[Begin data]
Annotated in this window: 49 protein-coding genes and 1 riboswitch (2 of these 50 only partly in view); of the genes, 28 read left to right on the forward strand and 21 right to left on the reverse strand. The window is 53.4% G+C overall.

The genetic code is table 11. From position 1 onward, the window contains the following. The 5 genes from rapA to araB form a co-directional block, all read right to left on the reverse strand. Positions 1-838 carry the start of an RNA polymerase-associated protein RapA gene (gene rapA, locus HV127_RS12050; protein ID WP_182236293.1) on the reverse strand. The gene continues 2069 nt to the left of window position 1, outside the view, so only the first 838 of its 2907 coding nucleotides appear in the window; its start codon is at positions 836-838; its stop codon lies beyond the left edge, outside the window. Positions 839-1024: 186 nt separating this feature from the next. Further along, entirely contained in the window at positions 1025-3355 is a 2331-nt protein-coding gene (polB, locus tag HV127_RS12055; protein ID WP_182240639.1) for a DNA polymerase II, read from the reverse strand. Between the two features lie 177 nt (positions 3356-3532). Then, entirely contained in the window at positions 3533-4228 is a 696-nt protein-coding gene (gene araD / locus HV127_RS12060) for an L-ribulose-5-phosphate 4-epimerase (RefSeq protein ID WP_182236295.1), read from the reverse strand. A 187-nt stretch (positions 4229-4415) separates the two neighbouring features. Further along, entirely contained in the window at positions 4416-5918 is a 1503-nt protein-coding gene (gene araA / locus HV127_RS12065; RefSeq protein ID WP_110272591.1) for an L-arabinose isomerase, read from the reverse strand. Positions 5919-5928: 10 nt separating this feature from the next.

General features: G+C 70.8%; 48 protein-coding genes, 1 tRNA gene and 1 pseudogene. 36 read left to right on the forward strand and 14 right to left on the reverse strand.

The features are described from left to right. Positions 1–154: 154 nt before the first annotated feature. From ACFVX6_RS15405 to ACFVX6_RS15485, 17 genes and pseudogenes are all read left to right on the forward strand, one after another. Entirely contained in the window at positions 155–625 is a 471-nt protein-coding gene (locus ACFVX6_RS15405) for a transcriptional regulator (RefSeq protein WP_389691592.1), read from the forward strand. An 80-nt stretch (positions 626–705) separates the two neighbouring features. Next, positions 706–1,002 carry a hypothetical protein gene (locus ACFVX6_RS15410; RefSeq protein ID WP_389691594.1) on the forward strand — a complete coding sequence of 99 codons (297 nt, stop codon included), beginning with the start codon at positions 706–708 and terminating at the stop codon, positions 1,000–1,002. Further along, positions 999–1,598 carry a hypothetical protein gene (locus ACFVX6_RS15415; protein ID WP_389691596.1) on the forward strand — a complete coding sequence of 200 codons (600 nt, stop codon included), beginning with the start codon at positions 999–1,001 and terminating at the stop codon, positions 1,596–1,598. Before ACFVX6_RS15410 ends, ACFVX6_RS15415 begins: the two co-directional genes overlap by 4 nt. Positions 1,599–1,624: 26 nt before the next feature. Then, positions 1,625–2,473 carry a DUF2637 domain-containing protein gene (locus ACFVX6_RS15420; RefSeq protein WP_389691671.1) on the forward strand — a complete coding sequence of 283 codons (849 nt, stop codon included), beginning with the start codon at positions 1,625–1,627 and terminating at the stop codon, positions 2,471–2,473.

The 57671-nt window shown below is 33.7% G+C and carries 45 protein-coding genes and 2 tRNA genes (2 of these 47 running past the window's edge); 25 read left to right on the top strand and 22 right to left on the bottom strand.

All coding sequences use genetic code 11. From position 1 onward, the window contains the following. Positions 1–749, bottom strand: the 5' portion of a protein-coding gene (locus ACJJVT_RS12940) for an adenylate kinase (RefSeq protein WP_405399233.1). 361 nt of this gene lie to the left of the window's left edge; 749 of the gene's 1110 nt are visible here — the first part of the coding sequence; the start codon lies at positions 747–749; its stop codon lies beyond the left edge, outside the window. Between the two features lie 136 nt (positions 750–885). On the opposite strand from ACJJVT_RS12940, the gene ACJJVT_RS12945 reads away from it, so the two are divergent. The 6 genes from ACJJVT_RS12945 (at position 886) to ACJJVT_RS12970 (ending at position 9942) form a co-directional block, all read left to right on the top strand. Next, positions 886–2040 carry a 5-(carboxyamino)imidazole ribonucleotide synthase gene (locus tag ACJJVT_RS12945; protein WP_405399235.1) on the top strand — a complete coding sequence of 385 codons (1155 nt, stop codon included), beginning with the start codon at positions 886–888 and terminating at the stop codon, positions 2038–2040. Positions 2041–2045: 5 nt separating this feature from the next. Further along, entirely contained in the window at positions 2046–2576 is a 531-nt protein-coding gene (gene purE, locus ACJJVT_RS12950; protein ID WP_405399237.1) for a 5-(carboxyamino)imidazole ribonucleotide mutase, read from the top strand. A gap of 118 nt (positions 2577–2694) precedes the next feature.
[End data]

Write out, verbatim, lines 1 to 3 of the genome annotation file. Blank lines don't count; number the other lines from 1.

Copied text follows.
Annotated in this window: 49 protein-coding genes and 1 riboswitch (2 of these 50 only partly in view); of the genes, 28 read left to right on the forward strand and 21 right to left on the reverse strand. The window is 53.4% G+C overall.

The genetic code is table 11. From position 1 onward, the window contains the following. The 5 genes from rapA to araB form a co-directional block, all read right to left on the reverse strand. Positions 1-838 carry the start of an RNA polymerase-associated protein RapA gene (gene rapA, locus HV127_RS12050; protein ID WP_182236293.1) on the reverse strand. The gene continues 2069 nt to the left of window position 1, outside the view, so only the first 838 of its 2907 coding nucleotides appear in the window; its start codon is at positions 836-838; its stop codon lies beyond the left edge, outside the window. Positions 839-1024: 186 nt separating this feature from the next. Further along, entirely contained in the window at positions 1025-3355 is a 2331-nt protein-coding gene (polB, locus tag HV127_RS12055; protein ID WP_182240639.1) for a DNA polymerase II, read from the reverse strand. Between the two features lie 177 nt (positions 3356-3532). Then, entirely contained in the window at positions 3533-4228 is a 696-nt protein-coding gene (gene araD / locus HV127_RS12060) for an L-ribulose-5-phosphate 4-epimerase (RefSeq protein ID WP_182236295.1), read from the reverse strand. A 187-nt stretch (positions 4229-4415) separates the two neighbouring features. Further along, entirely contained in the window at positions 4416-5918 is a 1503-nt protein-coding gene (gene araA / locus HV127_RS12065; RefSeq protein ID WP_110272591.1) for an L-arabinose isomerase, read from the reverse strand. Positions 5919-5928: 10 nt separating this feature from the next.

General features: G+C 70.8%; 48 protein-coding genes, 1 tRNA gene and 1 pseudogene. 36 read left to right on the forward strand and 14 right to left on the reverse strand.